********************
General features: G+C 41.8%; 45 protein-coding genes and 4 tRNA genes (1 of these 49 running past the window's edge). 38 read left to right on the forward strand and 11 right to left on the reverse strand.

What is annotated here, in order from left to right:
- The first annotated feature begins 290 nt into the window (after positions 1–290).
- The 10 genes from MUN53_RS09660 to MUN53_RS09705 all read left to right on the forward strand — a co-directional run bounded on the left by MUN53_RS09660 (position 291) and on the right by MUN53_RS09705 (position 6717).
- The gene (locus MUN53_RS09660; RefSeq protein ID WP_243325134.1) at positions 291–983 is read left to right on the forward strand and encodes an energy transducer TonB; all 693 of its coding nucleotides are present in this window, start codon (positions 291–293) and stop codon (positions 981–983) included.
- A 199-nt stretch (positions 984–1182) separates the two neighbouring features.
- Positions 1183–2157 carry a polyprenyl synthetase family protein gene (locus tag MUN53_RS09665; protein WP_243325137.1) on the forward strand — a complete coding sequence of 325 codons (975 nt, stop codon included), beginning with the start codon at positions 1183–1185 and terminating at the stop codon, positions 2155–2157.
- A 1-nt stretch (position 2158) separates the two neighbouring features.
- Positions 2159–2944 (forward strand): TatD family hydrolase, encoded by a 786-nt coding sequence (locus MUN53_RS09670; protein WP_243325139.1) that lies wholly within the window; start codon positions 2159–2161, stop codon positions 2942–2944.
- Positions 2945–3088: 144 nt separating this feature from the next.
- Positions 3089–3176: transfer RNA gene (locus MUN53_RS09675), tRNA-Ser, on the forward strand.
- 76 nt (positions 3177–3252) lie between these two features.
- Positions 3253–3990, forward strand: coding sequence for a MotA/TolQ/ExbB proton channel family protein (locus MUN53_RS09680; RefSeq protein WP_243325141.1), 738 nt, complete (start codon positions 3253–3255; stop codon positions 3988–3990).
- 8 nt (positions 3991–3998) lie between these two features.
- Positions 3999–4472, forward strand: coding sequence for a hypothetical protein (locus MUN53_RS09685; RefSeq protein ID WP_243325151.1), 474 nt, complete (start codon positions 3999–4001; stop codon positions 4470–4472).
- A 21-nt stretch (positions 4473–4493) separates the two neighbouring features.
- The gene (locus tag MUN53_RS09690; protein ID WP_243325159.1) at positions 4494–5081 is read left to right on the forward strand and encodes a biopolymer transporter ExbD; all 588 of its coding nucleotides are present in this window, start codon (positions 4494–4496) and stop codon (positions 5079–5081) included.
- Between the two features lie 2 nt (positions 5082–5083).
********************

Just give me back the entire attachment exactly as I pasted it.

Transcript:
General features: G+C 41.8%; 45 protein-coding genes and 4 tRNA genes (1 of these 49 running past the window's edge). 38 read left to right on the forward strand and 11 right to left on the reverse strand.

What is annotated here, in order from left to right:
- The first annotated feature begins 290 nt into the window (after positions 1–290).
- The 10 genes from MUN53_RS09660 to MUN53_RS09705 all read left to right on the forward strand — a co-directional run bounded on the left by MUN53_RS09660 (position 291) and on the right by MUN53_RS09705 (position 6717).
- The gene (locus MUN53_RS09660; RefSeq protein ID WP_243325134.1) at positions 291–983 is read left to right on the forward strand and encodes an energy transducer TonB; all 693 of its coding nucleotides are present in this window, start codon (positions 291–293) and stop codon (positions 981–983) included.
- A 199-nt stretch (positions 984–1182) separates the two neighbouring features.
- Positions 1183–2157 carry a polyprenyl synthetase family protein gene (locus tag MUN53_RS09665; protein WP_243325137.1) on the forward strand — a complete coding sequence of 325 codons (975 nt, stop codon included), beginning with the start codon at positions 1183–1185 and terminating at the stop codon, positions 2155–2157.
- A 1-nt stretch (position 2158) separates the two neighbouring features.
- Positions 2159–2944 (forward strand): TatD family hydrolase, encoded by a 786-nt coding sequence (locus MUN53_RS09670; protein WP_243325139.1) that lies wholly within the window; start codon positions 2159–2161, stop codon positions 2942–2944.
- Positions 2945–3088: 144 nt separating this feature from the next.
- Positions 3089–3176: transfer RNA gene (locus MUN53_RS09675), tRNA-Ser, on the forward strand.
- 76 nt (positions 3177–3252) lie between these two features.
- Positions 3253–3990, forward strand: coding sequence for a MotA/TolQ/ExbB proton channel family protein (locus MUN53_RS09680; RefSeq protein WP_243325141.1), 738 nt, complete (start codon positions 3253–3255; stop codon positions 3988–3990).
- 8 nt (positions 3991–3998) lie between these two features.
- Positions 3999–4472, forward strand: coding sequence for a hypothetical protein (locus MUN53_RS09685; RefSeq protein ID WP_243325151.1), 474 nt, complete (start codon positions 3999–4001; stop codon positions 4470–4472).
- A 21-nt stretch (positions 4473–4493) separates the two neighbouring features.
- The gene (locus tag MUN53_RS09690; protein ID WP_243325159.1) at positions 4494–5081 is read left to right on the forward strand and encodes a biopolymer transporter ExbD; all 588 of its coding nucleotides are present in this window, start codon (positions 4494–4496) and stop codon (positions 5079–5081) included.
- Between the two features lie 2 nt (positions 5082–5083).